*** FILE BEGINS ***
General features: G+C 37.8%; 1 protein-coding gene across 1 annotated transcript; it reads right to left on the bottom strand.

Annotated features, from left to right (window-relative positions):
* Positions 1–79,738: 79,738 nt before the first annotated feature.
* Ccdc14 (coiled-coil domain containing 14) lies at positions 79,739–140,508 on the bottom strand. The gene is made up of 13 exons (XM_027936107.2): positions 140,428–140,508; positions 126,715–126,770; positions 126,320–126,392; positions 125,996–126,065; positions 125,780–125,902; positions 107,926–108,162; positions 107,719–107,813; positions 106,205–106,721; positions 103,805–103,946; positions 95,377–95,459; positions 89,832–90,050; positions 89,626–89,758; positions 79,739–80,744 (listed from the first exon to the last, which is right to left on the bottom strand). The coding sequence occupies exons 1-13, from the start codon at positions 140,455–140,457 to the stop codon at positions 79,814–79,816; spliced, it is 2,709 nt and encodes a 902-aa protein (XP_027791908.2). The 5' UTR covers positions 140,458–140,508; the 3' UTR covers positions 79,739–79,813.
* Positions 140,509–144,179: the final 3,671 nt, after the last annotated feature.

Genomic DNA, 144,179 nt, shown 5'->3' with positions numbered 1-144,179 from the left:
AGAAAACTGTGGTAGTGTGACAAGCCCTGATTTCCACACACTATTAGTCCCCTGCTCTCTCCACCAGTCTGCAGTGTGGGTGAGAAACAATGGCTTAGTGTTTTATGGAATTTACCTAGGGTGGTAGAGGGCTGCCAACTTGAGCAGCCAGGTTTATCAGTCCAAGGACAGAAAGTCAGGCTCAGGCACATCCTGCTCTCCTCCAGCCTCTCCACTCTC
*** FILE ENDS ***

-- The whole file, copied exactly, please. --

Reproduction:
General features: G+C 37.8%; 1 protein-coding gene across 1 annotated transcript; it reads right to left on the bottom strand.

Annotated features, from left to right (window-relative positions):
* Positions 1–79,738: 79,738 nt before the first annotated feature.
* Ccdc14 (coiled-coil domain containing 14) lies at positions 79,739–140,508 on the bottom strand. The gene is made up of 13 exons (XM_027936107.2): positions 140,428–140,508; positions 126,715–126,770; positions 126,320–126,392; positions 125,996–126,065; positions 125,780–125,902; positions 107,926–108,162; positions 107,719–107,813; positions 106,205–106,721; positions 103,805–103,946; positions 95,377–95,459; positions 89,832–90,050; positions 89,626–89,758; positions 79,739–80,744 (listed from the first exon to the last, which is right to left on the bottom strand). The coding sequence occupies exons 1-13, from the start codon at positions 140,455–140,457 to the stop codon at positions 79,814–79,816; spliced, it is 2,709 nt and encodes a 902-aa protein (XP_027791908.2). The 5' UTR covers positions 140,458–140,508; the 3' UTR covers positions 79,739–79,813.
* Positions 140,509–144,179: the final 3,671 nt, after the last annotated feature.

Genomic DNA, 144,179 nt, shown 5'->3' with positions numbered 1-144,179 from the left:
AGAAAACTGTGGTAGTGTGACAAGCCCTGATTTCCACACACTATTAGTCCCCTGCTCTCTCCACCAGTCTGCAGTGTGGGTGAGAAACAATGGCTTAGTGTTTTATGGAATTTACCTAGGGTGGTAGAGGGCTGCCAACTTGAGCAGCCAGGTTTATCAGTCCAAGGACAGAAAGTCAGGCTCAGGCACATCCTGCTCTCCTCCAGCCTCTCCACTCTC